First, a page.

Florida Appeals Court Finds Peer Review Rule "Invalid"

Rule Dubbed Vague, Arbitrary, Capricious

By Editorial Staff
Florida's Chiropractic Peer Review Committee has recently been under substantial scrutiny. One reason was that six of the seven committee members are also consultants for DRS, a utilization review company (please see "Florida's Peer Review Committee -- Protecting the Public or Unduly Influenced?" Nov. 18, 1994, "DC").

On a second front, a lawsuit was filed in May by Richard Merritt, DC, to challenge the validity of the Florida administrative code (Rule 59N-17.007) that governs peer review. The contention was that the rule contained no standards or criteria for evaluation, but instead allowed the peer review committee members to only rely on their own judgment and experience in determining if treatment and charges were appropriate. The case was dismissed, but Dr. Merritt appealed the case to the Florida District Court of Appeals.

According to Florida statute 460.4104, the peer review committee can file a complaint against a health care provider with the department of professional regulation if reasonable cause exists to believe the health care provider has violated "any provision of [chapter 460] or chapter 455 or rules adopted pursuant thereto...". As a guide to the peer review committee, the statute states that "criteria or standards established for peer review "shall be developed to conform with _medically accepted standards_" (emphasis added). Statute 460 defines "medically accepted standards" for peer review purposes as "those standards of care, skill, and treatment which are recognized by a reasonably prudent similar health care provider as being acceptable under similar conditions and circumstances."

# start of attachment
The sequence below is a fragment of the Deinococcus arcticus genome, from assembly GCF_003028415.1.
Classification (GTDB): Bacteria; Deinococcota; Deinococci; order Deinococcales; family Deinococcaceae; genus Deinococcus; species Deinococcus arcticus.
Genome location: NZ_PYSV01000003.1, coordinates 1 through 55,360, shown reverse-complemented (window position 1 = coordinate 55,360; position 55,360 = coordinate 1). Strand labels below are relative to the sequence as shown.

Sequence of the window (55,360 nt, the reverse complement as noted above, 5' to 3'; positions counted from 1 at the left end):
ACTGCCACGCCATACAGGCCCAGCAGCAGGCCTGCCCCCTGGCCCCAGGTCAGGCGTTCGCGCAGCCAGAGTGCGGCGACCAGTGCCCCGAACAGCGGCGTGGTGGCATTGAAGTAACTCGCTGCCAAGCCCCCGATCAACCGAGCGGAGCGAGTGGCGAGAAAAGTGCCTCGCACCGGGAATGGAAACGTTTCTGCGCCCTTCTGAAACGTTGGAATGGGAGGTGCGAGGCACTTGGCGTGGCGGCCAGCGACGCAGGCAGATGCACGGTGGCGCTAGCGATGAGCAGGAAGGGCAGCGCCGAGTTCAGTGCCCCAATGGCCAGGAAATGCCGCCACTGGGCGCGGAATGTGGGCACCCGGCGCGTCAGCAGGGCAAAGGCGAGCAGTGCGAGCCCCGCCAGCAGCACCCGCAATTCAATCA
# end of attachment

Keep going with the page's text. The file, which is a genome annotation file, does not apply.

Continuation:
So the key issue was "whether the challenged rule establishes valid criteria to govern the board's actions." Because "medically accepted standards" are dependent on the opinions of other "similar health care provider(s)," the appellate court found that: "Rather than elaborate the statutory standard, the challenged rule replaces the standard with the personal judgment of the members of the peer review committee." The court concluded that the challenged rule "enlarges, modifies, or contravenes the statute and is invalid ..." In addition, the court found that the rule "vague, fails to establish adequate standards, and vests unbridled discretion in the committee" and "arbitrary and capricious."

The Florida Peer Review Committee must put all reviews on hold until the Florida Board of Chiropractic can draft and adopt a new rule governing reviews, a process expected to take many months. Members of the Florida Chiropractic Peer Review will hold a Rules Committee Development Workshop July 6-7 in Naples, Florida.

Those reviews that have occurred recently will more than likely be challenged.

The Florida Peer Review Committee judged 144 cases in 1994. In all 144 they found inappropriate management. More that half of the cases involved State Farm, and the private review company, DRS.

Dr. Ronald Scott, who chairs the Florida Peer Review Committee, declined to comment.

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